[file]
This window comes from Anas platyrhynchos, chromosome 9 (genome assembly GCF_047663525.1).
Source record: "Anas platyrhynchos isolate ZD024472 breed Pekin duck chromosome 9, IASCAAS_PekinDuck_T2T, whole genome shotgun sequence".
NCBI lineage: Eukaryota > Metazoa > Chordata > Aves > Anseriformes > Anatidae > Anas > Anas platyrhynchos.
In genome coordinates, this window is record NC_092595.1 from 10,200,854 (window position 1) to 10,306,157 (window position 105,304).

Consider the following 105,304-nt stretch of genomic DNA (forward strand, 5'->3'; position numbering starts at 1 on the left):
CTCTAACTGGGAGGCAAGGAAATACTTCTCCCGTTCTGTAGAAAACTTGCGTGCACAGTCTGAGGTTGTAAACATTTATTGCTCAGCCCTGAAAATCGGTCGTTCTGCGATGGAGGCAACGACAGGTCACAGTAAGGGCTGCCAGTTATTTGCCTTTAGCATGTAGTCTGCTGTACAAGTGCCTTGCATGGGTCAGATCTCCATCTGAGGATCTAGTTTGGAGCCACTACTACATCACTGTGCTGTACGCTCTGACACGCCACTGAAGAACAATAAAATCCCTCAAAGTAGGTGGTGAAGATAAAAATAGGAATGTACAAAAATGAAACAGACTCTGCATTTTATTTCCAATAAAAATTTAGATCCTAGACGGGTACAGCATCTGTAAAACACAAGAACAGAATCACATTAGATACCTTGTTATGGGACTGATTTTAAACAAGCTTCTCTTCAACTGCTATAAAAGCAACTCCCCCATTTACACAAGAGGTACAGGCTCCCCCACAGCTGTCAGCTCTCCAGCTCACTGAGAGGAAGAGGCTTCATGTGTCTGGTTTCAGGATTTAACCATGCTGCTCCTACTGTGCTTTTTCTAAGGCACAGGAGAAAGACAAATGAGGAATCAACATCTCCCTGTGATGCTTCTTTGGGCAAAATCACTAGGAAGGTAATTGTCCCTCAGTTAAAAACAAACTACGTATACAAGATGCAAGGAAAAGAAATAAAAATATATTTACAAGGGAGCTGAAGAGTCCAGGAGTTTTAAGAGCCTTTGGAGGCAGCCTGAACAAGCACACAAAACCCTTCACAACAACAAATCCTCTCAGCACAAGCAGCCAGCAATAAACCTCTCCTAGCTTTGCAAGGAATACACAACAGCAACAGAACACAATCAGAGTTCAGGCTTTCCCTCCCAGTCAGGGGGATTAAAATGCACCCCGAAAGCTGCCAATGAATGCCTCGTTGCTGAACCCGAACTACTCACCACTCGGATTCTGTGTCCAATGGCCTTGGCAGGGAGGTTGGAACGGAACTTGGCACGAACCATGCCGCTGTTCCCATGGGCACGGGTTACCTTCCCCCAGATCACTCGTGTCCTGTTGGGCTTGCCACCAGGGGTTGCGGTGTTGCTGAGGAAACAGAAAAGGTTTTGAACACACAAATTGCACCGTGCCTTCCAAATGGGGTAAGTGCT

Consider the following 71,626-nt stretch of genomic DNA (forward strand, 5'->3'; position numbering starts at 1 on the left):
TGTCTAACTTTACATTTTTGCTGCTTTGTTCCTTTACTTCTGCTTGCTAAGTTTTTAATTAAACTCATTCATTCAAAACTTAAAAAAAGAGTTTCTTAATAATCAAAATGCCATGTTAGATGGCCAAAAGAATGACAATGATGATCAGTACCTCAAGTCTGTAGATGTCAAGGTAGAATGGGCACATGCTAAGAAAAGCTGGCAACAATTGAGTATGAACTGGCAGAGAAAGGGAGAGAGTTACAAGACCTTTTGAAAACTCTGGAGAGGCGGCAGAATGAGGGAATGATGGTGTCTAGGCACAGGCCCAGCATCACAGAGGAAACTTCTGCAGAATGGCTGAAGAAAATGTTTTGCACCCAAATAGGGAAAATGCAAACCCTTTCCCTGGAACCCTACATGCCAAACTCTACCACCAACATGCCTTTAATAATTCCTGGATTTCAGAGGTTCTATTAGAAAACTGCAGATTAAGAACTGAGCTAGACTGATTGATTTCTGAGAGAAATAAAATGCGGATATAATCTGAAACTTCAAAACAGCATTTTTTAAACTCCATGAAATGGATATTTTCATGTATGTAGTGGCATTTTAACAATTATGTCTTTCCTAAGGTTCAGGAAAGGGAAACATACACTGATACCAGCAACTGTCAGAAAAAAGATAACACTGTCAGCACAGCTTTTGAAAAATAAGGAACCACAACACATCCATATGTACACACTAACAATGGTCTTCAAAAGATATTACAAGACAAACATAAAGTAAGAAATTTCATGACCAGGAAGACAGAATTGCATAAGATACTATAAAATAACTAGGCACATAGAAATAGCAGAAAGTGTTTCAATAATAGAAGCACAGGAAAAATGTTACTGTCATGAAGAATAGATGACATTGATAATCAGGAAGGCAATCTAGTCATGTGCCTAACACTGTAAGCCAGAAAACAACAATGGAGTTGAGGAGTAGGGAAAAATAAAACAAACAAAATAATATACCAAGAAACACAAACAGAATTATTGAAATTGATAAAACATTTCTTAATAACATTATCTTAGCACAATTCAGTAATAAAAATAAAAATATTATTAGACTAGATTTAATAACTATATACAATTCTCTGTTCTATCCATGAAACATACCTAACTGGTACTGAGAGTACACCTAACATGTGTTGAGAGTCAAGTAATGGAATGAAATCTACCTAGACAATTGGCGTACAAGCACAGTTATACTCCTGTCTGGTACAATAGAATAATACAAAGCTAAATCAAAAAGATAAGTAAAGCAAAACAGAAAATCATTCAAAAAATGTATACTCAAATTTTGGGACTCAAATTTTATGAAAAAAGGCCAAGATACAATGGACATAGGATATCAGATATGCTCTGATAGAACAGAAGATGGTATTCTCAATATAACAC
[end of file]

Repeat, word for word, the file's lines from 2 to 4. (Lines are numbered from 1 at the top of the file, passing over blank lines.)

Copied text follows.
Source record: "Anas platyrhynchos isolate ZD024472 breed Pekin duck chromosome 9, IASCAAS_PekinDuck_T2T, whole genome shotgun sequence".
NCBI lineage: Eukaryota > Metazoa > Chordata > Aves > Anseriformes > Anatidae > Anas > Anas platyrhynchos.
In genome coordinates, this window is record NC_092595.1 from 10,200,854 (window position 1) to 10,306,157 (window position 105,304).